- Consistency: A consistent tutor can help the learning
process. Learners should always know what is expected of them. Learners
should always know what they could expect of the tutor. A tutor that is
always serious about a learner’s learning and effort will probably
find that learner is more attentive and willing to learn. It is essential
that the tutor is committed to the learning relationship, as needing to
change tutors can be disheartening and disruptive.
- Practice at Home: Literacy skills can be practised with
learners during their daily routine. Lessons can be taught during cooking,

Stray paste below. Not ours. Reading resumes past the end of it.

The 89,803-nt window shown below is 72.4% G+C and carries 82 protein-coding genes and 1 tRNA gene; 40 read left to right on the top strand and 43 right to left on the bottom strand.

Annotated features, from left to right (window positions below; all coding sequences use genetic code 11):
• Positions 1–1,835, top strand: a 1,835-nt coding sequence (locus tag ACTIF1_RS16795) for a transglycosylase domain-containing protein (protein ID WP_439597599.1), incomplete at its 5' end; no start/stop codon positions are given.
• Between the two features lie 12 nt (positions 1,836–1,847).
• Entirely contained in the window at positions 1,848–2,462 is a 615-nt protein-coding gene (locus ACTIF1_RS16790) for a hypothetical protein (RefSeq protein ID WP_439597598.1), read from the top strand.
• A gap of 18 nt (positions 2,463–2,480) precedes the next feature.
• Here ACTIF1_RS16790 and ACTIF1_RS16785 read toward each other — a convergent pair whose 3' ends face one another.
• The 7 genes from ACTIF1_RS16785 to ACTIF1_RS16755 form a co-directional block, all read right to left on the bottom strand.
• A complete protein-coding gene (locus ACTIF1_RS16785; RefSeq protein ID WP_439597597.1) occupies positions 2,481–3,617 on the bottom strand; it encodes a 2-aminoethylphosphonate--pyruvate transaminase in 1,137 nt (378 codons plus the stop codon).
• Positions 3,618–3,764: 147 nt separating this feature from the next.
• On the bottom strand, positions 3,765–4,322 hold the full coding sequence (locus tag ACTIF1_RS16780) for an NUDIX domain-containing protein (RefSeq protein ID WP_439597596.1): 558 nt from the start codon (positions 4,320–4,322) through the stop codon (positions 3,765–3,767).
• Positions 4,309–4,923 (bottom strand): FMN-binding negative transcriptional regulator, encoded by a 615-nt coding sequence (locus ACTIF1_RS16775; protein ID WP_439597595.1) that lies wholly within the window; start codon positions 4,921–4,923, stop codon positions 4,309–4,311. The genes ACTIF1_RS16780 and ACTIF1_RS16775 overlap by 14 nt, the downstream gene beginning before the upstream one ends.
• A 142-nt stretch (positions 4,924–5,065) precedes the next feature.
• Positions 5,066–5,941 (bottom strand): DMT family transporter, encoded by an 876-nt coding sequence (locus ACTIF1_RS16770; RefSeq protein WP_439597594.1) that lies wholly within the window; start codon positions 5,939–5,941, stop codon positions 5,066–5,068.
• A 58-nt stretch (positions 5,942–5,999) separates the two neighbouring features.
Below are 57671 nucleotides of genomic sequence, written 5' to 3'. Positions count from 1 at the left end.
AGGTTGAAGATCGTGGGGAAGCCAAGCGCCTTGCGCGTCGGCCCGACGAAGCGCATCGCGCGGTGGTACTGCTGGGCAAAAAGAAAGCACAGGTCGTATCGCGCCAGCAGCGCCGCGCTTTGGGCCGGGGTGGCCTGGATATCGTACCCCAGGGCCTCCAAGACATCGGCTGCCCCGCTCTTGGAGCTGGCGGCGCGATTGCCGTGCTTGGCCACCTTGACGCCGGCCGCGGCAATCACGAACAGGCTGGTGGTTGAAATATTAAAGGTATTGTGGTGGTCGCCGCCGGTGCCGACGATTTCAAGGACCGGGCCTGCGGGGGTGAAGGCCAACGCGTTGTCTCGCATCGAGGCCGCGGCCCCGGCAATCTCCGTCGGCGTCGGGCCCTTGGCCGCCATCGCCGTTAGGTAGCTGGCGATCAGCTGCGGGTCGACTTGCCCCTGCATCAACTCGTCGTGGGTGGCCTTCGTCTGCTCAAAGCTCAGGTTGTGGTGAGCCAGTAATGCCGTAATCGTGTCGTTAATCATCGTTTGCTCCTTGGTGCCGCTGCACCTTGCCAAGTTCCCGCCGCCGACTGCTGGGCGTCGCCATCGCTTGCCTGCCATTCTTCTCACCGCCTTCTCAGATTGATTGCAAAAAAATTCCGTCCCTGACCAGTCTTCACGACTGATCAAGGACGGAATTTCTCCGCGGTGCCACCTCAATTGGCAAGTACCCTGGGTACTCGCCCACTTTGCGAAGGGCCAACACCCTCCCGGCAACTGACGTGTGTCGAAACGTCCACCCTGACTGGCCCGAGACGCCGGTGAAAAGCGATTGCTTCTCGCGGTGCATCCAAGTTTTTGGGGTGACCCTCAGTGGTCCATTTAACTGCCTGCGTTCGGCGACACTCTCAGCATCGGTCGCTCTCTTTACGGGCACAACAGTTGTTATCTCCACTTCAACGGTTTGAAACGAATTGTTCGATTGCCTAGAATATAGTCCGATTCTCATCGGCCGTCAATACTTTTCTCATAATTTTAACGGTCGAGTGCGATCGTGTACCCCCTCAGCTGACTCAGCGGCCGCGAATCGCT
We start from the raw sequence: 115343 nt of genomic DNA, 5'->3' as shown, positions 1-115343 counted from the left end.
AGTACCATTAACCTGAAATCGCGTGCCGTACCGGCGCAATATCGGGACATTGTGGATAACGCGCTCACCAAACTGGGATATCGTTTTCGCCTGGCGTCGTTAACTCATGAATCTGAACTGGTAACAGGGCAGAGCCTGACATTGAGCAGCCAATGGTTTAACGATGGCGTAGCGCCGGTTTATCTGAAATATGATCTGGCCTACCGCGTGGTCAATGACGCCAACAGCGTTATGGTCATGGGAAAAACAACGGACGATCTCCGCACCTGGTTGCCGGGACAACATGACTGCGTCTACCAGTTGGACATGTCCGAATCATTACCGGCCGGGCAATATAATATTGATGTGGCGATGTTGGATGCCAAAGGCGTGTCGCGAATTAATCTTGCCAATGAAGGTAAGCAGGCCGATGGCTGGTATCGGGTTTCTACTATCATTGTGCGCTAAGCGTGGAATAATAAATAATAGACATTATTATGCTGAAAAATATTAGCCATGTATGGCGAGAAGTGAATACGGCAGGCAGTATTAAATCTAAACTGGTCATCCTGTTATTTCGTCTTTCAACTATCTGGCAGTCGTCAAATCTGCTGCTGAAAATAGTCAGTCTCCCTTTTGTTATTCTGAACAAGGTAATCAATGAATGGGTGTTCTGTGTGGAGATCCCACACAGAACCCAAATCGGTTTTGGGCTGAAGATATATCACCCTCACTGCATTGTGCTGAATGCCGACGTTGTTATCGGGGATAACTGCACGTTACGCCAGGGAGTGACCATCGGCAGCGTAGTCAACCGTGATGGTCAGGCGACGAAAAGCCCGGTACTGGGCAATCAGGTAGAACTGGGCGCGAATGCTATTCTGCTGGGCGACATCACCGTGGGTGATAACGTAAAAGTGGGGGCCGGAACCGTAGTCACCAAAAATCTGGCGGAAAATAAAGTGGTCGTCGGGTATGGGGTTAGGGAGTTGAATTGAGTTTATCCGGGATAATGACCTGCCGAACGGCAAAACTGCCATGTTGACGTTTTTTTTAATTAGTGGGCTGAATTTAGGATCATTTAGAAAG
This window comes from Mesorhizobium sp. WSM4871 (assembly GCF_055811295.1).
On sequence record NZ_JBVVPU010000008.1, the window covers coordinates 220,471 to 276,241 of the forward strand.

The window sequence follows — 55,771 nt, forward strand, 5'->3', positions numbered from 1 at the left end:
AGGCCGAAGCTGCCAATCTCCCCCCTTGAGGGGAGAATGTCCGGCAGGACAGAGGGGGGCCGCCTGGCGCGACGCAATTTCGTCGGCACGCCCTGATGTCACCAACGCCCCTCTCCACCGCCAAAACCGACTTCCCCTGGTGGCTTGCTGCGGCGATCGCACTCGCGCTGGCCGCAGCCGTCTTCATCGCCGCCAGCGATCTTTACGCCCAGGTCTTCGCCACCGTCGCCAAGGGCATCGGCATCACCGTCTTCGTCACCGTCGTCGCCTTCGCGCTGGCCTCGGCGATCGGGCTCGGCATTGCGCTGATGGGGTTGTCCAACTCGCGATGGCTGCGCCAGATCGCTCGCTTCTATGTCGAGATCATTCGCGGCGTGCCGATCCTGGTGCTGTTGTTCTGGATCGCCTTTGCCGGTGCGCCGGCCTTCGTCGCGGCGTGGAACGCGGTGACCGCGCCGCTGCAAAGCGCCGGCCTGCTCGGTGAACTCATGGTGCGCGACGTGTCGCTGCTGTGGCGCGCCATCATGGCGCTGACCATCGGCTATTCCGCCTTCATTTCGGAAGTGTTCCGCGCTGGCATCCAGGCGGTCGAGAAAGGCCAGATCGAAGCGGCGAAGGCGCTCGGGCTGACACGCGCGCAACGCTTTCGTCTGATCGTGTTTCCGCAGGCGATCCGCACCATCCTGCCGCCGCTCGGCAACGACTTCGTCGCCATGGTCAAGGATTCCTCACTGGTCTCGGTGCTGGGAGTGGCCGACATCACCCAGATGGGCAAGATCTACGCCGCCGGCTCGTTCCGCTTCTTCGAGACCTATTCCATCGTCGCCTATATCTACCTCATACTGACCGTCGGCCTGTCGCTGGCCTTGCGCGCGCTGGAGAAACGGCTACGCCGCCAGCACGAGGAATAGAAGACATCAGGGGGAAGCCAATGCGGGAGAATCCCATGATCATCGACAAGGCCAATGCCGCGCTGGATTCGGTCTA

shopping, doing repair and maintenance projects and participating in recreation.
- Regularity: Learning activities should be scheduled at
regular times. It is best to teach when you know things will be quiet, unhurried,
and free from distractions.
- Limits: If frustration or weariness becomes evident in
the learning process, taking a break or stopping for the day is recommended.
Knowing when to stop is important. Starting again at a different time may
prove more useful than pressing on. Try to be aware of signs of stress or
frustration in the learner’s behaviour.
Kathleen Donohue & Patricia O’Haire. The Parent as Teacher:
A Practical Guide for Parents of Developmentally Disabled Adults. Boca
Raton, FL: Florida Adult and Comuunity Education Network (ACENET), 1991.